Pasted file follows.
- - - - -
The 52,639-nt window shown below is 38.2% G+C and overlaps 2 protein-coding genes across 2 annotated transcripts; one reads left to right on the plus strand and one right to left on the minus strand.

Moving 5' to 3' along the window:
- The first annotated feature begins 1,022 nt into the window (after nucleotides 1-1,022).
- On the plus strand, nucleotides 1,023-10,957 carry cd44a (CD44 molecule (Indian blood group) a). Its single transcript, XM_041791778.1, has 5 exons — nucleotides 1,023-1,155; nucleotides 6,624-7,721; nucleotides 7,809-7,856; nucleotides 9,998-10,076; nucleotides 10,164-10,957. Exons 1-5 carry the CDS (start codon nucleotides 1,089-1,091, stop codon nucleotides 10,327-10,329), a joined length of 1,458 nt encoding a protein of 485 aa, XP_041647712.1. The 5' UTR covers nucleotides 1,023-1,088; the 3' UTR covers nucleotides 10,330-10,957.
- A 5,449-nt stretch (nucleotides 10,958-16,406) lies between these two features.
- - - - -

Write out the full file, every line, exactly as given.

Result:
The 52,639-nt window shown below is 38.2% G+C and overlaps 2 protein-coding genes across 2 annotated transcripts; one reads left to right on the plus strand and one right to left on the minus strand.

Moving 5' to 3' along the window:
- The first annotated feature begins 1,022 nt into the window (after nucleotides 1-1,022).
- On the plus strand, nucleotides 1,023-10,957 carry cd44a (CD44 molecule (Indian blood group) a). Its single transcript, XM_041791778.1, has 5 exons — nucleotides 1,023-1,155; nucleotides 6,624-7,721; nucleotides 7,809-7,856; nucleotides 9,998-10,076; nucleotides 10,164-10,957. Exons 1-5 carry the CDS (start codon nucleotides 1,089-1,091, stop codon nucleotides 10,327-10,329), a joined length of 1,458 nt encoding a protein of 485 aa, XP_041647712.1. The 5' UTR covers nucleotides 1,023-1,088; the 3' UTR covers nucleotides 10,330-10,957.
- A 5,449-nt stretch (nucleotides 10,958-16,406) lies between these two features.